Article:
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25-Nov-2004 - Corporate Support for Republicans

24-Nov-2004 - Seventy!

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1-Nov-2004 - Election Eve News

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1-Nov-2004 - Latest Polls

31-Oct-2004 - Words of Encouragement

31-Oct-2004 - Vote for Kerry Even in Safe States

31-Oct-2004 - Halloween Election News

30-Oct-2004 - Today's Political News

29-Oct-2004 - Political News of the Day

28-Oct-2004 - John Kerry's Historic Endorsements

28-Oct-2004 - 25 Years Combating LGBT Violence

28-Oct-2004 - Daily Political Updates

28-Oct-2004 - How You Can Protect Your Right to Vote

27-Oct-2004 - The Last Straw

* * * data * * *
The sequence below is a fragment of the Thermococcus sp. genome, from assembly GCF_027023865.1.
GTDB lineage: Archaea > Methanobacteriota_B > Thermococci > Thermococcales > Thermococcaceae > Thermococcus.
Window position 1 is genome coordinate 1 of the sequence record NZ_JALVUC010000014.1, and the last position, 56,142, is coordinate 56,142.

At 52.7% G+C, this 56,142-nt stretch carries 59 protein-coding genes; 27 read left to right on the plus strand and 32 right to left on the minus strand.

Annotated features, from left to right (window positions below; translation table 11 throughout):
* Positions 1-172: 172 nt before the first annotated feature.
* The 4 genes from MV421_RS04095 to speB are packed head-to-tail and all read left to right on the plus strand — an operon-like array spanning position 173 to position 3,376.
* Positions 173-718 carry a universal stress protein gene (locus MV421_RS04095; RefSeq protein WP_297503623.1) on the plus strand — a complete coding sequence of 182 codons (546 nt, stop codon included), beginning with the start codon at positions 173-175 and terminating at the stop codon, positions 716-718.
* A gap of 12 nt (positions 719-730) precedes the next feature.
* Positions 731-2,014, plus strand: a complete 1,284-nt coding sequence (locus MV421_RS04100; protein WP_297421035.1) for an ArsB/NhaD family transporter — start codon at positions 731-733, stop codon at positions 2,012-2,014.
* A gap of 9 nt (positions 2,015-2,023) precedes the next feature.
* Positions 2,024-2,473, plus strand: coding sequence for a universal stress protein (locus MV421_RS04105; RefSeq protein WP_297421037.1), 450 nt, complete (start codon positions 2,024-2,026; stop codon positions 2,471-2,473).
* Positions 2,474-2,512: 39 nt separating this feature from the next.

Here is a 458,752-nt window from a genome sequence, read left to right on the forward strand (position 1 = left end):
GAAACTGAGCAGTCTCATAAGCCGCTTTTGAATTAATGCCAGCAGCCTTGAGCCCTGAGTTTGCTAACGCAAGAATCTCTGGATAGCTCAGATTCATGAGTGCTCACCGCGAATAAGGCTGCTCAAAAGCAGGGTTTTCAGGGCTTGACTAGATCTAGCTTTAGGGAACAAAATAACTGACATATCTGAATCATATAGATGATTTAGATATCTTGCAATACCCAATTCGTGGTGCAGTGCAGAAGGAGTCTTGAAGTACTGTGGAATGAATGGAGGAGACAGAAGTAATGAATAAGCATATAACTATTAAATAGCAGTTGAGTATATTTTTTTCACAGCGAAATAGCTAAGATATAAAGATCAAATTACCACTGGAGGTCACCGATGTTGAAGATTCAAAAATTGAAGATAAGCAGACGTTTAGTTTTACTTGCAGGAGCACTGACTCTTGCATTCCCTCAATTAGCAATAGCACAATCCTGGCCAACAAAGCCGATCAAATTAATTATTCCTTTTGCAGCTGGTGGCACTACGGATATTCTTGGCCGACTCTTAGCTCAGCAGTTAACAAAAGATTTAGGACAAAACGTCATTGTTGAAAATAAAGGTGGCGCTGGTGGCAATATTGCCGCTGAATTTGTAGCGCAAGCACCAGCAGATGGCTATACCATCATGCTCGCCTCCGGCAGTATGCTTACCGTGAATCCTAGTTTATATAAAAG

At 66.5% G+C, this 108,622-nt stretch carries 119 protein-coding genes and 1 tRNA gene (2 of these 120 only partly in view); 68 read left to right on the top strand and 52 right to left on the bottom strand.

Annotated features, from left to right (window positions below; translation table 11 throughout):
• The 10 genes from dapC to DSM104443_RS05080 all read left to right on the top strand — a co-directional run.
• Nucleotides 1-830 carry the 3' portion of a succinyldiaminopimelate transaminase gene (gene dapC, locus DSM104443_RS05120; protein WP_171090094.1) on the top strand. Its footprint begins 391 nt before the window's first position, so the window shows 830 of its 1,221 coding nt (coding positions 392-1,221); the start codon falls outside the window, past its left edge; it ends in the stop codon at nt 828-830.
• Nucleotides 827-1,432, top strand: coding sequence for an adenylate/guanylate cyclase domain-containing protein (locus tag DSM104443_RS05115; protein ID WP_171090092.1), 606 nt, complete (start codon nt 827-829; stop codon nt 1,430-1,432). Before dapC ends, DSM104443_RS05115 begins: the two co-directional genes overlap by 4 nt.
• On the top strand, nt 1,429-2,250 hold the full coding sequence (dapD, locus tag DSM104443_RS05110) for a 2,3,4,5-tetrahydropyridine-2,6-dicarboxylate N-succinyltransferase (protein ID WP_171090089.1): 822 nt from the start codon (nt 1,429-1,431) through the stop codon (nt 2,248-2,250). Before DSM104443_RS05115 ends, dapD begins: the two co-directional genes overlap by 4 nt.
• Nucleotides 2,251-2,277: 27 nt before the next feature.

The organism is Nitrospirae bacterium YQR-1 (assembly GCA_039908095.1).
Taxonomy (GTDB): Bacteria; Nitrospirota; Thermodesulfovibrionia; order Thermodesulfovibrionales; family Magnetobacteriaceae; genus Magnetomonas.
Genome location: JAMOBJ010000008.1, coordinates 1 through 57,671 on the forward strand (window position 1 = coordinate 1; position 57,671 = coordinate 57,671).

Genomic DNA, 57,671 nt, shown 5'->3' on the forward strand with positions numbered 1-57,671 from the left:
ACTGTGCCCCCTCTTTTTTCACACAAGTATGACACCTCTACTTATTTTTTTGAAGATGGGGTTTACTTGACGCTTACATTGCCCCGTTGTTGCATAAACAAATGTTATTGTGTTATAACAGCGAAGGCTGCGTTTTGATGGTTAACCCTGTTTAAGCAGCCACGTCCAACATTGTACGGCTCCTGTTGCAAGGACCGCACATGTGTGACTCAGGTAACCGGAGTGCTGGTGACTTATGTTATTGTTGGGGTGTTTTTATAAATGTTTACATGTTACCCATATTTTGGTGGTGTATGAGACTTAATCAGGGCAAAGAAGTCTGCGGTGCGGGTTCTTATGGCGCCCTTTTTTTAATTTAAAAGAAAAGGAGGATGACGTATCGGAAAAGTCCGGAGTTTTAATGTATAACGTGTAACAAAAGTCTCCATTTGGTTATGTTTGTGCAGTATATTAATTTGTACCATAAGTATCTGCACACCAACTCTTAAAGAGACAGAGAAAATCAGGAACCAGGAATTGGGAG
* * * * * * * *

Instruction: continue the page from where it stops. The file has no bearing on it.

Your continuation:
27-Oct-2004 - Conservative Quotes for Kerry

27-Oct-2004 - Breaking Political News

27-Oct-2004 - Notable Quotes, Volume 5

26-Oct-2004 - Another Look at Taking Back the Senate

26-Oct-2004 - Breaking News of the Day

25-Oct-2005 - Breaking Political News of the Day

24-Oct-2004 - Can the Democrats Regain the House?

23-Oct-2004 - Early Voting Trends

23-Oct-2004 - Bits and Pieces, Volume 4

22-Oct-2004 - Bush OKs New Corporate Tax Cut

22-Oct-2004 - Beware Fox News and MSNBC

21-Oct-2004 - Gymnast Paul Hamm Gets to Keep Gold

20-Oct-2004 - Notable Quotes, Volume 4

20-Oct-2004 - Bits and Pieces, Volume 3

19-Oct-2004 - Movies Released in 2004

18-Oct-2004 - Bits and Pieces, Volume 2

18-Oct-2004 - The Crystal Prison

17-Oct-2004 - What If There's a Tie?

16-Oct-2004 - Notable Quotes, Volume 3

15-Oct-2004 - Endorsements for John Kerry

13-Oct-2004 - Notable Quotes, Volume 2

13-Oct-2004 - Bits and Pieces, Volume 1

12-Oct-2004 - Ranked Choice Voting Hits San Francisco

7-Oct-2004 - Notable Quotes, Volume 1

7-Oct-2004 - Prince Adares Shows Signs of Royal Affinity